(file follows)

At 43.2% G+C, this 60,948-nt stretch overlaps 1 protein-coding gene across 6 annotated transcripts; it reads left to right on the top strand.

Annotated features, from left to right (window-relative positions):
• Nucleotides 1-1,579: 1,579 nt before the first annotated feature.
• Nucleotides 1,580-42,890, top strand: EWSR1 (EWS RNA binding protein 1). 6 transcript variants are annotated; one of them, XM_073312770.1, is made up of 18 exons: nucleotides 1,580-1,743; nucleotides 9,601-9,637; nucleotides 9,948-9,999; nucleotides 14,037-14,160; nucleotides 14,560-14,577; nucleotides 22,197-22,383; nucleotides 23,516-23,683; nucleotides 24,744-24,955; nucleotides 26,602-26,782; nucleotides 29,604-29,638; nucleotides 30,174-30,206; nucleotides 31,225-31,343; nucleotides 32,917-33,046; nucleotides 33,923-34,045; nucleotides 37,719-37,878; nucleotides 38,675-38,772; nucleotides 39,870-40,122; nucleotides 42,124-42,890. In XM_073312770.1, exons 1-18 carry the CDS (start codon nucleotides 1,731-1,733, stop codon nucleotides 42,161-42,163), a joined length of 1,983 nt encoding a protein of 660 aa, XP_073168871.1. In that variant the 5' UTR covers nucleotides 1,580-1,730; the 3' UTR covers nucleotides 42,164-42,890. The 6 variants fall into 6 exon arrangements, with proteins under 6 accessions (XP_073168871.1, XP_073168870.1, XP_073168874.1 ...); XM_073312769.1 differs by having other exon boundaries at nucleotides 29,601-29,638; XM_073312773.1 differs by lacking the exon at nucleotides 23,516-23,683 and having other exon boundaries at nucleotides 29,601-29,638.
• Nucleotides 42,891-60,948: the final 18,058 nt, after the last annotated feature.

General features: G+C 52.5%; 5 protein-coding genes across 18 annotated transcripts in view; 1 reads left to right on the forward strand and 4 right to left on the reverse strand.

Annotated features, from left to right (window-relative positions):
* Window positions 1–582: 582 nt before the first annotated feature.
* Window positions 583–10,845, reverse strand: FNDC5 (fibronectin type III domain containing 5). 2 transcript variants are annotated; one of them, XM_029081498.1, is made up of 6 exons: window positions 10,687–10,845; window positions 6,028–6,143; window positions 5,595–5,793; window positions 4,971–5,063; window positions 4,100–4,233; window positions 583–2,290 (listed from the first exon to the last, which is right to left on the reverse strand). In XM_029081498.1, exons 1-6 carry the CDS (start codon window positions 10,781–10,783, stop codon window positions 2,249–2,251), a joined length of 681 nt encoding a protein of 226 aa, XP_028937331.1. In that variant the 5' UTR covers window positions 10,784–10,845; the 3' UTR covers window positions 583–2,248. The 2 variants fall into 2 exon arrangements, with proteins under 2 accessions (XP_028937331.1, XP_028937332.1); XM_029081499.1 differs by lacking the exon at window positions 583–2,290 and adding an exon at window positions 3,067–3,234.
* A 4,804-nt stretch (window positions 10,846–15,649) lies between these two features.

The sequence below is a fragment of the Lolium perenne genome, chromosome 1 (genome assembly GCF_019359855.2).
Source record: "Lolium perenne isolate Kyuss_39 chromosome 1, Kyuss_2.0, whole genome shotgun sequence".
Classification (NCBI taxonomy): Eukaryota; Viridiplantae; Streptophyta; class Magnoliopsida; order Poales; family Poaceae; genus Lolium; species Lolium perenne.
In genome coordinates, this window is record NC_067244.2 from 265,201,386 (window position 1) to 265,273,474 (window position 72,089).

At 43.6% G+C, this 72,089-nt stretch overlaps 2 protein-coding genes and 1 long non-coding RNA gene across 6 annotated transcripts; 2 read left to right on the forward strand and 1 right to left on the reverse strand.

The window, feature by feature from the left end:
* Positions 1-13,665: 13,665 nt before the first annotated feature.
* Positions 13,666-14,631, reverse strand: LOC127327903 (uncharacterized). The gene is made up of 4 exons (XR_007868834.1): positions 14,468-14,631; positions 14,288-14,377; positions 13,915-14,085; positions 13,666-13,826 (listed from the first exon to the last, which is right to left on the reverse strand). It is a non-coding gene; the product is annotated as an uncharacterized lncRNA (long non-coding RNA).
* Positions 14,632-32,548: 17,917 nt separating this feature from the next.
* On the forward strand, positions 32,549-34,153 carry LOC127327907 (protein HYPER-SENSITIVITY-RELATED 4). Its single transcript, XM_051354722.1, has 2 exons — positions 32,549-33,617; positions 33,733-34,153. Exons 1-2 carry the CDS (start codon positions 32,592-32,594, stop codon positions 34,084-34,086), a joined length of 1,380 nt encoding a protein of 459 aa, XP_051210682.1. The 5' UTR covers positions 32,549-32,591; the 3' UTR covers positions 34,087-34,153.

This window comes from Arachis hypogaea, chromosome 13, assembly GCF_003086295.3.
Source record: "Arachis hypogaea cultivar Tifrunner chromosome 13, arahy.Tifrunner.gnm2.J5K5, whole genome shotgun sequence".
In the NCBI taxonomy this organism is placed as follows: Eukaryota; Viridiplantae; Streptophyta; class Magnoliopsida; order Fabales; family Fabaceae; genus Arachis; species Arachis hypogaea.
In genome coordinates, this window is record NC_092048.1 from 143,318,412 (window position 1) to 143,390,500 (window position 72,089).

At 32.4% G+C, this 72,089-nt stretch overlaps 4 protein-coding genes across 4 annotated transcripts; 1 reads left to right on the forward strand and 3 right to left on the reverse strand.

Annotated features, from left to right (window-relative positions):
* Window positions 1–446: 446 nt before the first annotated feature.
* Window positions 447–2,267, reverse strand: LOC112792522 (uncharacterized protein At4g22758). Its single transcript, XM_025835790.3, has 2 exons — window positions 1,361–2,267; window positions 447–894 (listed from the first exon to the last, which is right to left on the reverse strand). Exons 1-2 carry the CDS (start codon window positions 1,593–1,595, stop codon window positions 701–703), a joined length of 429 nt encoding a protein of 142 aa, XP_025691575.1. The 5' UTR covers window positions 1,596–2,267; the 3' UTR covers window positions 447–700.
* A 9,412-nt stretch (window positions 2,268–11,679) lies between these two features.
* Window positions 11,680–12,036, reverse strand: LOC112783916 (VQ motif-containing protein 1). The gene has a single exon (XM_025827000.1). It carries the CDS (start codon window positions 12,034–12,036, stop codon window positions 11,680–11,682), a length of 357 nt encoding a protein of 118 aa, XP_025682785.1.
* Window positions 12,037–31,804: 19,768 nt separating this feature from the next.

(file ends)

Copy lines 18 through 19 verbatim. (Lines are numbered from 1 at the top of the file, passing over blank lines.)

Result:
* Positions 13,666-14,631, reverse strand: LOC127327903 (uncharacterized). The gene is made up of 4 exons (XR_007868834.1): positions 14,468-14,631; positions 14,288-14,377; positions 13,915-14,085; positions 13,666-13,826 (listed from the first exon to the last, which is right to left on the reverse strand). It is a non-coding gene; the product is annotated as an uncharacterized lncRNA (long non-coding RNA).
* Positions 14,632-32,548: 17,917 nt separating this feature from the next.